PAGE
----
Newswise — Rockville, Md. (June 21, 2023)—Participating in hot yoga over four weeks reduced blood pressure in Black women, according to a study from Texas State University. Researchers also found the blood pressure drop and a widening of the participants’ arteries occurred despite three days of high salt intake. The study is published in the American Journal of Physiology-Heart and Circulatory Physiology and has been chosen as an APSselect article for June. 

This study represents the first step in uncovering new ways of preventing the harmful effects of high sodium diets which are highly prevalent in America culture.” —Stacy D. Hunter, PhD, FACSM 

While salt is consumed in excess by most adults in the U.S., Black Americans are disproportionately affected by its adverse effects. Black women between the ages of 20 and 50 are twice as likely as their white counterparts to have uncontrolled high blood pressure, according to the American Heart Association.   

In this first-of-its-kind study, 14 Black women ages 20 to 60 consumed a low-sodium diet for three days, followed by three days of a high-sodium diet. Next, participants were randomly assigned to four weeks of hot yoga (125.6 degrees Fahrenheit) or a control group in which they did not exercise. The results of blood pressure and flow-mediated dilation assessments indicated that this brief heated exercise intervention can alter the effects of salt on blood vessel function in Black adult women.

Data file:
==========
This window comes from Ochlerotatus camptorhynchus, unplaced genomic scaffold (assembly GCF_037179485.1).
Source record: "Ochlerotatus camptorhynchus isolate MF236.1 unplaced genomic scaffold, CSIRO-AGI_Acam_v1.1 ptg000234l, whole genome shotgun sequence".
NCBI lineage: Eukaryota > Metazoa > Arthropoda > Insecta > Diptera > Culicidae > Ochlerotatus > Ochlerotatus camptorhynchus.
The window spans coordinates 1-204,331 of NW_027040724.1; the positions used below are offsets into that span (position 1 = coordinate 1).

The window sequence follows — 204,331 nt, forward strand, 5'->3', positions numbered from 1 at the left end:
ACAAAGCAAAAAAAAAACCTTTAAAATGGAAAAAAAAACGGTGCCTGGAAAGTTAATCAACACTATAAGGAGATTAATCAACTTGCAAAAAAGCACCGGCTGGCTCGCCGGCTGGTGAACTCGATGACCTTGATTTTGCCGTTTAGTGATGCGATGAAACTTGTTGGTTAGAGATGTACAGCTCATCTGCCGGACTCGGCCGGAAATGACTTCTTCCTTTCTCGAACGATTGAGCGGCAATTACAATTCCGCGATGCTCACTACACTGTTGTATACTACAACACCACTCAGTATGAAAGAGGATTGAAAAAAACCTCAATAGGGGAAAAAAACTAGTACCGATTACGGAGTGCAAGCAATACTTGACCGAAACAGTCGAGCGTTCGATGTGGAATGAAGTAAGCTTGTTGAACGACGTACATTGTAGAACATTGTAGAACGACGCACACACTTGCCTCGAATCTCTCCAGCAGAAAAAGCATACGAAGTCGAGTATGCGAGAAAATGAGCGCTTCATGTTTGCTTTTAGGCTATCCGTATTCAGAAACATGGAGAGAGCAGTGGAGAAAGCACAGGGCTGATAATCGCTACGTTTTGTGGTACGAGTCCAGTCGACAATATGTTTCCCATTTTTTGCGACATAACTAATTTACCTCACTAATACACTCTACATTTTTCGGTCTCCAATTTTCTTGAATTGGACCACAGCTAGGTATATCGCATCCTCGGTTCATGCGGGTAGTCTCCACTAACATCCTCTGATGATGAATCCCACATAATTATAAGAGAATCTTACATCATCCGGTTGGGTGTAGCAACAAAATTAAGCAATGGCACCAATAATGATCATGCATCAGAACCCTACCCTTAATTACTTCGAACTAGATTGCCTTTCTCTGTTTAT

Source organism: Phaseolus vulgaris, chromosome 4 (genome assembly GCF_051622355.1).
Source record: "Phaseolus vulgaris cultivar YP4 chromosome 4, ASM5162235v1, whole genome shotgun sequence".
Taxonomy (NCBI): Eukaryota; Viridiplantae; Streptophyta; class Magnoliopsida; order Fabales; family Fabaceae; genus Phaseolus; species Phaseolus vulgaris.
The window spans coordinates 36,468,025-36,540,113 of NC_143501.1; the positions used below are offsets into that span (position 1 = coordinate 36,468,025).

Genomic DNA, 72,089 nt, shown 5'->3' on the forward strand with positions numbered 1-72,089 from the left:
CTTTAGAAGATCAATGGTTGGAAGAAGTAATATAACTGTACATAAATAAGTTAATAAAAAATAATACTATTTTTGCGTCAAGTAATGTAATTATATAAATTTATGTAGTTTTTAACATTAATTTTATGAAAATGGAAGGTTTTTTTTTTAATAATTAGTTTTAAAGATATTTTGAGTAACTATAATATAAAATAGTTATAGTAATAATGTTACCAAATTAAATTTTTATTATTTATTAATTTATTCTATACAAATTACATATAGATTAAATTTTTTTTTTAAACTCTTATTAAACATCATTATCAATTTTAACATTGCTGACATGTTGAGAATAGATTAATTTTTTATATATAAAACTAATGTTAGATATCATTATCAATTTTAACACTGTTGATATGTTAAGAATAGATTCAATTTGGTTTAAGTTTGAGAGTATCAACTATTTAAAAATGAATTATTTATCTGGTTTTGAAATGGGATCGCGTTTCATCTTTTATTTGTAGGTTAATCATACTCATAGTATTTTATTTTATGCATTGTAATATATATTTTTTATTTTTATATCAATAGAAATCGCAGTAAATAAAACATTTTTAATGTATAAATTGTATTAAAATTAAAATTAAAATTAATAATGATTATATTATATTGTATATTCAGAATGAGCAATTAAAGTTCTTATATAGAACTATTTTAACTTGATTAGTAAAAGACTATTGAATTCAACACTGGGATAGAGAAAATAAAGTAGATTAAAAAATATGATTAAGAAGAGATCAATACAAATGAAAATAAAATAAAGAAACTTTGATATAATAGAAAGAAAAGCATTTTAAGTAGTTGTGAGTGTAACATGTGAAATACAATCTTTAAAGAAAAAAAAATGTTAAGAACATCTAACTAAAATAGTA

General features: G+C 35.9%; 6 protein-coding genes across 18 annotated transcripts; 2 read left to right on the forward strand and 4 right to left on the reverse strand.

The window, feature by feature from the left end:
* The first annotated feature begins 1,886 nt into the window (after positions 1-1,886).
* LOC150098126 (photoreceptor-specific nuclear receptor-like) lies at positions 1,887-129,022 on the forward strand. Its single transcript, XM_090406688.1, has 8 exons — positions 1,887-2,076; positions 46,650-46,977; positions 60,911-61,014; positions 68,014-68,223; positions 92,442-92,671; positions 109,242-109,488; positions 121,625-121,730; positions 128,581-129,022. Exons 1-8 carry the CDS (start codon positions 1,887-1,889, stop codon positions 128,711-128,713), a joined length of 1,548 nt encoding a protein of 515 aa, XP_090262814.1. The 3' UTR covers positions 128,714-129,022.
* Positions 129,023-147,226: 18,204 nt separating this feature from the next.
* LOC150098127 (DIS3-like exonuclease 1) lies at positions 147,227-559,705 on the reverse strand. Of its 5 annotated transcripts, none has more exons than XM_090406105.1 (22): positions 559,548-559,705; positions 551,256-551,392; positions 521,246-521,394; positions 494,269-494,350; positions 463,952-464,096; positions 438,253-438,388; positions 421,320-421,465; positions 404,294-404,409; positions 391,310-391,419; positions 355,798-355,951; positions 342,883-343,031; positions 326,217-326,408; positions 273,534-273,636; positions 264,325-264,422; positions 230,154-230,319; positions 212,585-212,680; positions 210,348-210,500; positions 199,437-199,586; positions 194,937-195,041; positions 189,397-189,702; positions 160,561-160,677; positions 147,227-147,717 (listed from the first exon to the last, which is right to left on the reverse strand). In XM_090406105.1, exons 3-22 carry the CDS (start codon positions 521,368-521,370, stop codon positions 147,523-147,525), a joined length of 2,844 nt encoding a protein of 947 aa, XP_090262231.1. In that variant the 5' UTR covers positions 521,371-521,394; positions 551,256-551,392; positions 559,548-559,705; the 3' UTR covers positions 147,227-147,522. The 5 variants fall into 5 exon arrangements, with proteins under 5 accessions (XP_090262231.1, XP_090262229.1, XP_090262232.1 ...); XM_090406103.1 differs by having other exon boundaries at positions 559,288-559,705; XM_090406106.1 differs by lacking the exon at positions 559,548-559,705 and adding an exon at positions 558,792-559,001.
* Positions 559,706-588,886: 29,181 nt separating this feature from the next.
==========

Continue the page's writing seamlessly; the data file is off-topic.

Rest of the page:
Researchers hope the findings of this study represent the initial steps to improving human health through the long-term practice of hot yoga. Study authors believe it’s possible yoga could prevent the effects of lifelong habitual high-sodium intake and possibly lower cardiovascular risks associated with the “highly prevalent dietary practice.” 

Read the full article, “Exploring heated exercise as a means of preventing the deleterious effects of high-sodium intake in Black women.” It is highlighted as one of this month’s “best of the best” as part of the American Physiological Society’s APSselect program. Read all of this month’s selected research articles

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Physiology is a broad area of scientific inquiry that focuses on how molecules, cells, tissues and organs function in health and disease. The American Physiological Society connects a global, multidisciplinary community of more than 10,000 biomedical scientists and educators as part of its mission to advance scientific discovery, understand life and improve health. The Society drives collaboration and spotlights scientific discoveries through its 16 scholarly journals and programming that support researchers and educators in their work.